‘A stinking flood of hateful Tweets that drained all the energy out of me’

Do you get involved in public debates on prickly issues such as vaccinations or climate change? Tips from people at TU Delft to avoid becoming immersed in social media storms.

The good news is that storms usually pass quickly. (Image: Pixabay)

‘If someone dies from the vaccine, I will hold you responsible.’ This is just one of the hateful messages that Niek Mouter (TPM) found in his inbox after working on research into the level of public support for a vaccination card.

A questionnaire showed that 73% of the Netherlands’ population is open to a vaccination card that imposes limitations on people who refuse vaccinations. The card would only be valid if a virus outbreak occurs in a particular area, and only after the whole population has had the chance to be vaccinated.

Online, the news broadcaster NOS summarised the situation with the headline ‘Access to bars with the vaccination card? Three quarters of the Netherlands is for it’. This could not be right, opined the Dutch branch of Russia Today, and labelled the message as fake news on its Facebook Channel.

‘There was a sudden deluge of angry emails’

References to the Second World War and Nuremberg aplenty quickly appeared on social media. “There was a sudden deluge of angry emails,” says Mouter. “A story that TU Delft wanted to introduce a vaccination card did the rounds on social media. Nonsense, of course. And voices were raised to demonstrate at TU Delft. Most of the people who emailed me in anger had not even read the research.”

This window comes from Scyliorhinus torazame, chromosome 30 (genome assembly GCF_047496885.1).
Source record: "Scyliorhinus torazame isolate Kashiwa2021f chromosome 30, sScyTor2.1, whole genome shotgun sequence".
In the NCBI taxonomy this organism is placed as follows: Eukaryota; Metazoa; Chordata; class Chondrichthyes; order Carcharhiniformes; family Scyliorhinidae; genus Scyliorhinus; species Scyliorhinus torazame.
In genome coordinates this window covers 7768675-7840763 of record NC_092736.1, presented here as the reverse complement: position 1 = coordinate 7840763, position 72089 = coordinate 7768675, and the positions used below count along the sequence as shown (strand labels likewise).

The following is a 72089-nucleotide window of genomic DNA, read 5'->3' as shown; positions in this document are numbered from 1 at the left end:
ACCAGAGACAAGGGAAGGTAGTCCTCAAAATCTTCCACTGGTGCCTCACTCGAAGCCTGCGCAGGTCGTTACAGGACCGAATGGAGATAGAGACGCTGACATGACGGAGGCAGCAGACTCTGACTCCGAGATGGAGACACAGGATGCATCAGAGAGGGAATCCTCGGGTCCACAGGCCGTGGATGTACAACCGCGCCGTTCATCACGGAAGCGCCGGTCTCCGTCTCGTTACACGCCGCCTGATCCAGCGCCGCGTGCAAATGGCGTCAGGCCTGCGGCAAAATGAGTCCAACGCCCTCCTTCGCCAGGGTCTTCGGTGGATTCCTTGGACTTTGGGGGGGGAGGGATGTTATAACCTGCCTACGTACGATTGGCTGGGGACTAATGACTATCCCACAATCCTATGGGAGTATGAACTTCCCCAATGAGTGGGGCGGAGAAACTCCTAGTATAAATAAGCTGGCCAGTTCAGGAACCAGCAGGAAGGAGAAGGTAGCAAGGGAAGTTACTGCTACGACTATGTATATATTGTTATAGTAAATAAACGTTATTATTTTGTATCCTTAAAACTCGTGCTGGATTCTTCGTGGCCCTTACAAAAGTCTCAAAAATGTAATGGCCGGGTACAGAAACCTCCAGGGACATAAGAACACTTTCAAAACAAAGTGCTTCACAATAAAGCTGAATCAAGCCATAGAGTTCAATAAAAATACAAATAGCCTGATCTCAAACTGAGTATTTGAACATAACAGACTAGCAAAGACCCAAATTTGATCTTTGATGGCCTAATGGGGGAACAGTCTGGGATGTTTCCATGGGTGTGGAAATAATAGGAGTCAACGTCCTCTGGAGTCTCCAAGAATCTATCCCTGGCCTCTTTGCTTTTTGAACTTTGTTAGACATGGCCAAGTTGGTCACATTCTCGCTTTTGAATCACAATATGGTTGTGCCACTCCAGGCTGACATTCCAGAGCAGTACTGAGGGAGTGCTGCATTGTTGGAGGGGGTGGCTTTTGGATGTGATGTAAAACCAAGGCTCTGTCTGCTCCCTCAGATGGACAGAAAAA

It was definitely not a good time, says Mouter. “Still, I am happy that my research could contribute both to society and to science. Luckily, the storm on social media soon subsided. People need to vent sometimes and their attention quickly turned to Jaap van Dissel (of the Netherlands National Institute for Public Health and the Environment) and Hugo de Jonge (Minister of Health).”

Mouter now says that he looks at a report through ‘Twitter eyes’ before publishing it. He tries to word the texts in a way that makes it difficult to be taken out of context and giving the wrong impression of the research. “However, you cannot entirely avoid these kinds of situations.”

He says that the hate messages will not stop him from continuing doing socially relevant research. “If you stop, you would only be giving in to the people that send threatening messages.”

Ignore people who start shouting straightaway
Andy van den Dobbelsteen of the Faculty of Architecture and the Built Environment has also had his share of digital muck. On New Year’s Eve 2018, the Professor of Climate Design & Sustainability issued a series of Tweets (in Dutch) in response to an article in the ‘De Telegraaf’ newspaper. The article included an interview with Emeritus Profess Guus Berkhout about a declaration (in Dutch) against the Netherlands’ Climate Act.

The declaration, which Berkhout had signed, stated that the ‘cold and hunger’ that the Government will bring upon us with its climate and energy plans, are ‘a lot more likely than the horrors of the climate itself’. He also trivialized the effect of carbon dioxide on climate change and accused climate scientists of ‘joining in the money making machine’.

‘A shocking declaration’

‘A shocking declaration,’ wrote Van den Dobbelsteen. His message was that the signatories stick with what they know. He pointed out that none of the signatories were climate scientists.